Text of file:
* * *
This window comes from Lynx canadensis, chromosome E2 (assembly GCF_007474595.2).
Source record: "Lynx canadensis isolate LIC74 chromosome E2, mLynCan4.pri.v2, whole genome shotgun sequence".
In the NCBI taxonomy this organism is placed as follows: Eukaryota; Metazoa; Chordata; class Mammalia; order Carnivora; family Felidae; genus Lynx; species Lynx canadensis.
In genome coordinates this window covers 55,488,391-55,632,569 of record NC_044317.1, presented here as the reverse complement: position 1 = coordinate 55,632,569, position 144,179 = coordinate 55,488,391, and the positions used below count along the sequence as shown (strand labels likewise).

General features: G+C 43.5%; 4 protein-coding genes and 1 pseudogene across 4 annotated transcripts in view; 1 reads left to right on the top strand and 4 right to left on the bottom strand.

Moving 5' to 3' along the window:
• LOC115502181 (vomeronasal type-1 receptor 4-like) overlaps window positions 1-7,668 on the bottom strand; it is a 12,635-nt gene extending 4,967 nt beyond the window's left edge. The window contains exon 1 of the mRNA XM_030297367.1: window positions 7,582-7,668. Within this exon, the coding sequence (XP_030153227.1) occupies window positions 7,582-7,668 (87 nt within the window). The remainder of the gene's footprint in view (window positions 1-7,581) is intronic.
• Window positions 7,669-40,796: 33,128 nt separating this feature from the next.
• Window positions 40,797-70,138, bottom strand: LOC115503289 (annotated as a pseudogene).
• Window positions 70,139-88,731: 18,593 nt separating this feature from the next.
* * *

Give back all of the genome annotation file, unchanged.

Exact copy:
This window comes from Lynx canadensis, chromosome E2 (assembly GCF_007474595.2).
Source record: "Lynx canadensis isolate LIC74 chromosome E2, mLynCan4.pri.v2, whole genome shotgun sequence".
In the NCBI taxonomy this organism is placed as follows: Eukaryota; Metazoa; Chordata; class Mammalia; order Carnivora; family Felidae; genus Lynx; species Lynx canadensis.
In genome coordinates this window covers 55,488,391-55,632,569 of record NC_044317.1, presented here as the reverse complement: position 1 = coordinate 55,632,569, position 144,179 = coordinate 55,488,391, and the positions used below count along the sequence as shown (strand labels likewise).

General features: G+C 43.5%; 4 protein-coding genes and 1 pseudogene across 4 annotated transcripts in view; 1 reads left to right on the top strand and 4 right to left on the bottom strand.

Moving 5' to 3' along the window:
• LOC115502181 (vomeronasal type-1 receptor 4-like) overlaps window positions 1-7,668 on the bottom strand; it is a 12,635-nt gene extending 4,967 nt beyond the window's left edge. The window contains exon 1 of the mRNA XM_030297367.1: window positions 7,582-7,668. Within this exon, the coding sequence (XP_030153227.1) occupies window positions 7,582-7,668 (87 nt within the window). The remainder of the gene's footprint in view (window positions 1-7,581) is intronic.
• Window positions 7,669-40,796: 33,128 nt separating this feature from the next.
• Window positions 40,797-70,138, bottom strand: LOC115503289 (annotated as a pseudogene).
• Window positions 70,139-88,731: 18,593 nt separating this feature from the next.